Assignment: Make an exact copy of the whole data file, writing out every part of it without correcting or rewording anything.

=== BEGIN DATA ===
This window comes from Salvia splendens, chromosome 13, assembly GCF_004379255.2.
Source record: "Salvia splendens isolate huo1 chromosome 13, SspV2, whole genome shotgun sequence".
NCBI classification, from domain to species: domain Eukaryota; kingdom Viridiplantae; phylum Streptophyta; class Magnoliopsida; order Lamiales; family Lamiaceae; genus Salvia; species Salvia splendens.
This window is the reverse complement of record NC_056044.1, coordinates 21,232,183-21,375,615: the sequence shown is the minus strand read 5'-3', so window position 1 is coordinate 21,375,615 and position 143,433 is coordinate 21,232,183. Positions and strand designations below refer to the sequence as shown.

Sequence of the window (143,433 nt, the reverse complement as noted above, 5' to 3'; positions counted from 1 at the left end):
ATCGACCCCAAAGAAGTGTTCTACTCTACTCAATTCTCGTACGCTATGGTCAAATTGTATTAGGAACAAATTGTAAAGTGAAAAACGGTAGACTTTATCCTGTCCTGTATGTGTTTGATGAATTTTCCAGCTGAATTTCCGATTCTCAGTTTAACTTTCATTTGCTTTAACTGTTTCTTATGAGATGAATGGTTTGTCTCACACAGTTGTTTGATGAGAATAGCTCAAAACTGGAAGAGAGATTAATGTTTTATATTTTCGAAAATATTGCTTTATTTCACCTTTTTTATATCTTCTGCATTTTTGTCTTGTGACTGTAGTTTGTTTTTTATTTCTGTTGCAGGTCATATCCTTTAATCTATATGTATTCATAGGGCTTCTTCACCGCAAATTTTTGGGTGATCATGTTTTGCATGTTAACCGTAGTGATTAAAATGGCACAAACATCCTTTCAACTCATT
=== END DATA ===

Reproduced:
This window comes from Salvia splendens, chromosome 13, assembly GCF_004379255.2.
Source record: "Salvia splendens isolate huo1 chromosome 13, SspV2, whole genome shotgun sequence".
NCBI classification, from domain to species: domain Eukaryota; kingdom Viridiplantae; phylum Streptophyta; class Magnoliopsida; order Lamiales; family Lamiaceae; genus Salvia; species Salvia splendens.
This window is the reverse complement of record NC_056044.1, coordinates 21,232,183-21,375,615: the sequence shown is the minus strand read 5'-3', so window position 1 is coordinate 21,375,615 and position 143,433 is coordinate 21,232,183. Positions and strand designations below refer to the sequence as shown.

Sequence of the window (143,433 nt, the reverse complement as noted above, 5' to 3'; positions counted from 1 at the left end):
ATCGACCCCAAAGAAGTGTTCTACTCTACTCAATTCTCGTACGCTATGGTCAAATTGTATTAGGAACAAATTGTAAAGTGAAAAACGGTAGACTTTATCCTGTCCTGTATGTGTTTGATGAATTTTCCAGCTGAATTTCCGATTCTCAGTTTAACTTTCATTTGCTTTAACTGTTTCTTATGAGATGAATGGTTTGTCTCACACAGTTGTTTGATGAGAATAGCTCAAAACTGGAAGAGAGATTAATGTTTTATATTTTCGAAAATATTGCTTTATTTCACCTTTTTTATATCTTCTGCATTTTTGTCTTGTGACTGTAGTTTGTTTTTTATTTCTGTTGCAGGTCATATCCTTTAATCTATATGTATTCATAGGGCTTCTTCACCGCAAATTTTTGGGTGATCATGTTTTGCATGTTAACCGTAGTGATTAAAATGGCACAAACATCCTTTCAACTCATT